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Exploring Tourism in Georgia
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Georgia Popular Places to Visit

Juta Chaukhi

Adding superlatives to describe the surroundings of Juta is pointless. If you have the chance, just pack your bags and go. You won’t regret it!

Juta is the most peaceful and green place in Georgia and one of the most popular climbing and trekking areas among professional climbers. There are also many equally pleasant walks to be done around the village.

There are no buses going directly from Tbilisi to Juta.You can take a minibus from Didube Station in Tbilisi to Stepantsminda. The journey takes around 3 hours. Once you’re in Stepantsminda you can rent a delica or any other 4×4 car to reach Juta, which is 24 km away.

Stepantsminda, Georgia

Shatili Khevsureti

Shatili Khevsureti is a mysterious medieval fortress village, surrounded by huge green mountains. Be sure that the diversity of the scenery will amaze any traveler and inspire incurable travel lust in everyone. 

Modern life hasn’t penetrated this region in Georgia yet. Locals put all of their efforts into pleasing their guests, assuring that they are always comfortable and happy.

During important feasts, the local people put on their folk costumes and go to the church where ancient pagan traditions, mixed with Christian beliefs, are still being practiced.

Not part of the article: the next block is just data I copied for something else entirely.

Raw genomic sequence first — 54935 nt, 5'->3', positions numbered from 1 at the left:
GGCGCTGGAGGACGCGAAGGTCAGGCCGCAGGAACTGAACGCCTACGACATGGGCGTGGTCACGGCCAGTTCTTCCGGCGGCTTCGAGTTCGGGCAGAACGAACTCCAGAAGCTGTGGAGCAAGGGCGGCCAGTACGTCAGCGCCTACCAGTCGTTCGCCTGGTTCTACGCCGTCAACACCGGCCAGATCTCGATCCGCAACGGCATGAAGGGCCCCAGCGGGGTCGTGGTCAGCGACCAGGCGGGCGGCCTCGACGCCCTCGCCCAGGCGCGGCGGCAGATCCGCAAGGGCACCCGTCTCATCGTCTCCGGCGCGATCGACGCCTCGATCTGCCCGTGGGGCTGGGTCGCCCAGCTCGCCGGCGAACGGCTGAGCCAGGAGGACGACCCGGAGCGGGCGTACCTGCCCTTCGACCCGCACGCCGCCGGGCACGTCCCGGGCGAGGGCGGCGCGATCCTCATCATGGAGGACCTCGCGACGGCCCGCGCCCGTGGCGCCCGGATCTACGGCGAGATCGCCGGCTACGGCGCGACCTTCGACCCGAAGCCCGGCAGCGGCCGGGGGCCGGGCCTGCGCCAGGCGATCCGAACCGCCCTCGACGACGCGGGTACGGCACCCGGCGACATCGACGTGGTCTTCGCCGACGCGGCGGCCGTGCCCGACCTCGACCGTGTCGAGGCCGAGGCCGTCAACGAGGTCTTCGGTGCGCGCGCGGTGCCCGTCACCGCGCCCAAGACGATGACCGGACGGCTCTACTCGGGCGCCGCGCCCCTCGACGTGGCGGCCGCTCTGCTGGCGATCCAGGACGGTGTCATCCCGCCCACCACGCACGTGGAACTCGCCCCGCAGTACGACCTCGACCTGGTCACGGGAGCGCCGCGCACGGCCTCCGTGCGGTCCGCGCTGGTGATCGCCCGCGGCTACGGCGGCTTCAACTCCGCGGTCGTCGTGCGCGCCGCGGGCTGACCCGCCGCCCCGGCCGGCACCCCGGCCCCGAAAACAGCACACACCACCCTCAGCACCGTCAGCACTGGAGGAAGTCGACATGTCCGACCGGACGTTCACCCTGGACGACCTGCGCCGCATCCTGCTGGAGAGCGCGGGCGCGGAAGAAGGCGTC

Shatili is about 140 km north of Tbilisi. Because of the snow, the road is only accessible from May to October.

Tbilisi, Georgia

Sighnagi

Georgia has its share of big cities and tourist attractions but what’s really special about my country, are the small towns. Sighnaghi is one of them.

Here you can experience the best that the region of Kakheti has to offer: some of the best food & wine, beautiful tiny streets and houses with colorful wooden balconies, breathtaking views over the Alazani valley, the smell coming from the bakeries, a variety of fancy castles and small family-owned wine cellars and vineyards.

It’s quite easy to hitchhike to Sighnaghi from Tbilisi. Often the first car you thumb will stop. It can take about 2 hours to get to Sighnaghi, because most drivers aren’t going very long distances.

If you don’t like to hitchhike, take a minibus from Samgori Metro Station in Tbilisi. The ride takes about 1 hour 45 minutes.

There are many lovely guesthouses in Sighnaghi.

Sighnagi, Georgia

Omalo

It’s a beautiful mountain pass but it’s also considered as one of the most dangerous roads in the world. You need a 4×4 vehicle and nerves of steel to cross the pass but it is definitely worth it! The road to Tusheti is only open for 5 months (late May to early October).

The inhabitants, the Tushs or Tushetians, nowadays only go up there during summer to graze their cattle, organize traditional festivals, provide accommodation and tours for tourists and reconnect with their roots.  In winter they live in the lowland villages of Alvani and Akhmeta in Kakheti.

Tusheti, Georgia

Ushguli

Located in northwestern Georgia and locked in the heart of the Caucasus mountains lies the historic province Svaneti. The only way to get there is by driving from Zugdidi to Mestia along steep windy roads looking over beautiful gorges, wild rivers, and majestic mountains.